When I first started this blog two years ago I mentioned in my first post that I had written a study of barristers' clerks. (The book is available for download here.) I have recently started a new research project which is to re-study them. The gap between the two studies is a long one, so one imagines that all kinds of changes will have occurred and that the entire scene will be quite different.
When I did my first study there were no mobile phones, faxes were rare, computers very rare, and email nonexistent. Clerks maintained large paper diaries for their barristers and someone had to be close to a (landline) phone. I don't know if the Blackberry had even been imagined: it was easier to expect to be beamed up by Scotty. Now it all exists, but are clerks any different?
First, let me sketch a clerk. The barrister's clerk must belong to one of the strangest and least known occupational groups in the world. They have been around for over two hundred years from what historical data exist. Their main task is to act as the interface between the barrister and the external world. Think of it as bridging the sacred and the profane. The law, following Mary Douglas, is pure and sacrosanct. It therefore requires a priesthood to celebrate it and to proselytize it to the world. In law, we can theoretically say this is the barrister, an individual who is immersed in the law and remote from the quotidian concerns of the client. Clients are managed by solicitors who engage barristers as advocates when a trial is likely.
The world beyond the law is profane and the law and its interpretation must be protected from it. The priesthood is guarded by the barrister's clerk. He, and most are he, arranges the barrister's diary, negotiates the fees, and, most importantly, counsels the barrister on career choices. These could be what area of law to specialize in, when to take silk, or when to take a holiday. (One barrister recalled telling her clerk she was to be married. The clerk told that the middle of December would be a good time for the ceremony.) The clerk is manager, promoter, administrator, and shrink.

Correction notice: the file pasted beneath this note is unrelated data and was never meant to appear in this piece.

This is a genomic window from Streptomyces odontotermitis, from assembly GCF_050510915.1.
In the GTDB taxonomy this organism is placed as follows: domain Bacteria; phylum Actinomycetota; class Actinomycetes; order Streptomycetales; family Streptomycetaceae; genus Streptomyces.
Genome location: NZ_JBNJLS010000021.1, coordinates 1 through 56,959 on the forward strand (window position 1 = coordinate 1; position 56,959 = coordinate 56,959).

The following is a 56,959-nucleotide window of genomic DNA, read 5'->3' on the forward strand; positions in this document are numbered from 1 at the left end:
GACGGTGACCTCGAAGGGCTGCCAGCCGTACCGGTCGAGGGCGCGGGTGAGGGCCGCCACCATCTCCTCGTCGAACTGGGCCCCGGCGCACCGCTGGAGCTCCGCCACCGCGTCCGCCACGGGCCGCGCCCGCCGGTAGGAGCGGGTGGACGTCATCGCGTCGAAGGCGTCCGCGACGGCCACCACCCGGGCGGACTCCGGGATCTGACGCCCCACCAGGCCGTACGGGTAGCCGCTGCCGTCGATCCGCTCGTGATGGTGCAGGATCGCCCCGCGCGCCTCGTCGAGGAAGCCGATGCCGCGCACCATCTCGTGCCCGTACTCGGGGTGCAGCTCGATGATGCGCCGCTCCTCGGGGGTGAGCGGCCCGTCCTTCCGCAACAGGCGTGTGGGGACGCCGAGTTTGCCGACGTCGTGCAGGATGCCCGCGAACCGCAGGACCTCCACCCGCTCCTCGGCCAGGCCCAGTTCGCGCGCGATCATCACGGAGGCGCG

Any job role analysis would have a fit trying to establish the "dimensions" of this one. There is no formal training for the job. The usual route is by apprenticeship. A young clerk starts by running around doing photocopying, pulling cases off the internet, taking bundles of paper to court. This makes the job a social one in that young clerks mix together in courts and in the Inns of Court, so that they also learn from each other by exchanging information and gossiping.
With experience clerks take on more responsibility and take on the fixing of fees and diary management. Fixing fees is as much an art as science. There are notional hourly rates; there is the value of the case; there is the amount to be saved to the client if the case succeeds; and there is the clerk's gut feeling as to what the case is worth. The clerk doesn't have to know anything about the law, although some do.
Here it's worth mentioning that the English legal profession is similar to the American one in that its configuration is made up of two hemispheres: the corporate and the individual, reflecting the clients and their types of business. Within the English bar the two sides are the privately funded and the publicly funded, which crudely correspond to the US version.
Until a few years ago, up to 50% of the bar's earnings came from legal aid. With the legal aid bill in the UK running at £2.5 billion a year, it's still pretty substantial. For clerks the distinction is vital. Fixing private fees, especially corporate, is a much simpler process than dealing the bureaucratic nightmare of publicly funded fees with their graduated fees, Very High Criminal Case fees, and soon the Carter revisions to legal aid fees.
Two instances demonstrate the differences: in one set of chambers I observed which does a considerable amount of publicly funded work, there were 3 people working full-time attending to fees. In the other, a "Magic Circle" set of chambers, the clerk admitted that he would not know how to set and handle publicly funded fees. To him it was another, remote world, but he did say that the difference could be expressed thus: "Their barristers earn in a day what mine earn in an hour."